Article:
The Volebeats wanna party like it’s 1966 or ’67. They always have, really, and unabashedly so. On their seventh album, Like Her, the guitar-pop quintet from Detroit invokes the more shimmering facets of Moby Grape, the autumnal brooding of Forever Changes, vintage Hollies minus the froth, the jingle-jangle of the Byrds circa “Feel A Whole Lot Better”, the yearning voices of Wild Honey. A mess of lesser lights come to mind as well: the Cryin’ Shames, the Turtles, the Grass Roots, even Monkee Mike singing “What I Am Doing Hangin’ ‘Round?” And all of it as if punk, much less the enchantingly skewed pop of Big Star and their acolytes, never happened.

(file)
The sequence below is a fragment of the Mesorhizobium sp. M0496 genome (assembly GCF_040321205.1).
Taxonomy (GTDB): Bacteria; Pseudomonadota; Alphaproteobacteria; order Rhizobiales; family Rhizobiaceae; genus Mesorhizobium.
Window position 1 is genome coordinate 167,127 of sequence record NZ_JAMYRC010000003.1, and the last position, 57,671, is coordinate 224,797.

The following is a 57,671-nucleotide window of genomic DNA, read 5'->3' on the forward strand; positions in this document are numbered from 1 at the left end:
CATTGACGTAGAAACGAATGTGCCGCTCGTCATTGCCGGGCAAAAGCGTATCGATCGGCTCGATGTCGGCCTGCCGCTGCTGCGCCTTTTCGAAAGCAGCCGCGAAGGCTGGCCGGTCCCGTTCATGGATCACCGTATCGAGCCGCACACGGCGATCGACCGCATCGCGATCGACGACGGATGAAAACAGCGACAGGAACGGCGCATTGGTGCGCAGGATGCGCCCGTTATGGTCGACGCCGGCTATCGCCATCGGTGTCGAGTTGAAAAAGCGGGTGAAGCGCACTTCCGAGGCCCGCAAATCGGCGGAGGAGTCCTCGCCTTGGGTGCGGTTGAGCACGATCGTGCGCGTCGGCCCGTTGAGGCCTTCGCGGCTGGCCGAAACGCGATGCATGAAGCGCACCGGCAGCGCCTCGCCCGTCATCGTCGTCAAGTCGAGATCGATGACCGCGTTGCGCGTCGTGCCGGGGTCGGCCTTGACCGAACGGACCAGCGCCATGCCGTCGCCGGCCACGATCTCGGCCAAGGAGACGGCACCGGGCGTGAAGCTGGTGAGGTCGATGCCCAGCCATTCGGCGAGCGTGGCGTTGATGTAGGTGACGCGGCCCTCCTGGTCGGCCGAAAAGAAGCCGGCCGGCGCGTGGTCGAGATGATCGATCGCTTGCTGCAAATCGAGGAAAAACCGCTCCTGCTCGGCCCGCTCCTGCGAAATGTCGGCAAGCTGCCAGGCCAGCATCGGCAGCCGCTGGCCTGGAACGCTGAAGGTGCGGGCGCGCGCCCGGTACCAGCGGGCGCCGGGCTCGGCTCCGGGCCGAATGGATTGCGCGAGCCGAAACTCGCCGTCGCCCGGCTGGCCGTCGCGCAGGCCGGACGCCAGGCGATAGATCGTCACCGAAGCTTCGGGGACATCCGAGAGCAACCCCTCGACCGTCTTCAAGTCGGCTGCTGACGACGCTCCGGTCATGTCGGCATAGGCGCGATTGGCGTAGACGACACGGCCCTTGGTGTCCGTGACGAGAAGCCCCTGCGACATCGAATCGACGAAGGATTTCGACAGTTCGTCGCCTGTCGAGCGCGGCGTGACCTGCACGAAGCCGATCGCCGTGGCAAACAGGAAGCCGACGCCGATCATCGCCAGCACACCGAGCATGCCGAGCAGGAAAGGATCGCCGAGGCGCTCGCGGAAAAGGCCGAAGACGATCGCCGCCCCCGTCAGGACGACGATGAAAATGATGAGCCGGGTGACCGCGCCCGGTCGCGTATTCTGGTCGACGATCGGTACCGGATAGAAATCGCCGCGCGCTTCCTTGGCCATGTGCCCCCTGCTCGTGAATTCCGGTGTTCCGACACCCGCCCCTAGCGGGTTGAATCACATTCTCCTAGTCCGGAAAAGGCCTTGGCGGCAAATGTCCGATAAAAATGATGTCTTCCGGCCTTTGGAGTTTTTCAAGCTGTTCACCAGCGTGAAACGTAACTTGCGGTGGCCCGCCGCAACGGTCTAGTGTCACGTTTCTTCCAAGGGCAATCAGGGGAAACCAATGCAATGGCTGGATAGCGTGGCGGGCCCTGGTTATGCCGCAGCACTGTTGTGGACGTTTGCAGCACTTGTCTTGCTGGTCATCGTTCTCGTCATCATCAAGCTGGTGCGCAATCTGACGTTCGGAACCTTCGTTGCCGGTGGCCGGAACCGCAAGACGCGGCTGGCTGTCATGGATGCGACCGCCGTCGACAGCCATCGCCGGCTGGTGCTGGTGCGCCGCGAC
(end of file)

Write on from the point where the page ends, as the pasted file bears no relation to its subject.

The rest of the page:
And it’s all pretty glorious. “Candy is everything I want in the summertime,” goes one signal line from the album, aptly summing up its captivating appeal. The playing here is so effortless, the arrangements so spacious, the singing so bittersweet, the writing so affectless (cf. “September Spell”, “Touch Me One Time” — everything, really) that it all sounds new, or, at the very least, revivified. To invoke the Buffalo Springfield, another of the group’s touchstones, the Volebeats even come right out and say it in “Time Travel”: “I don’t mean to travel time/It just happens when I open my eyes.”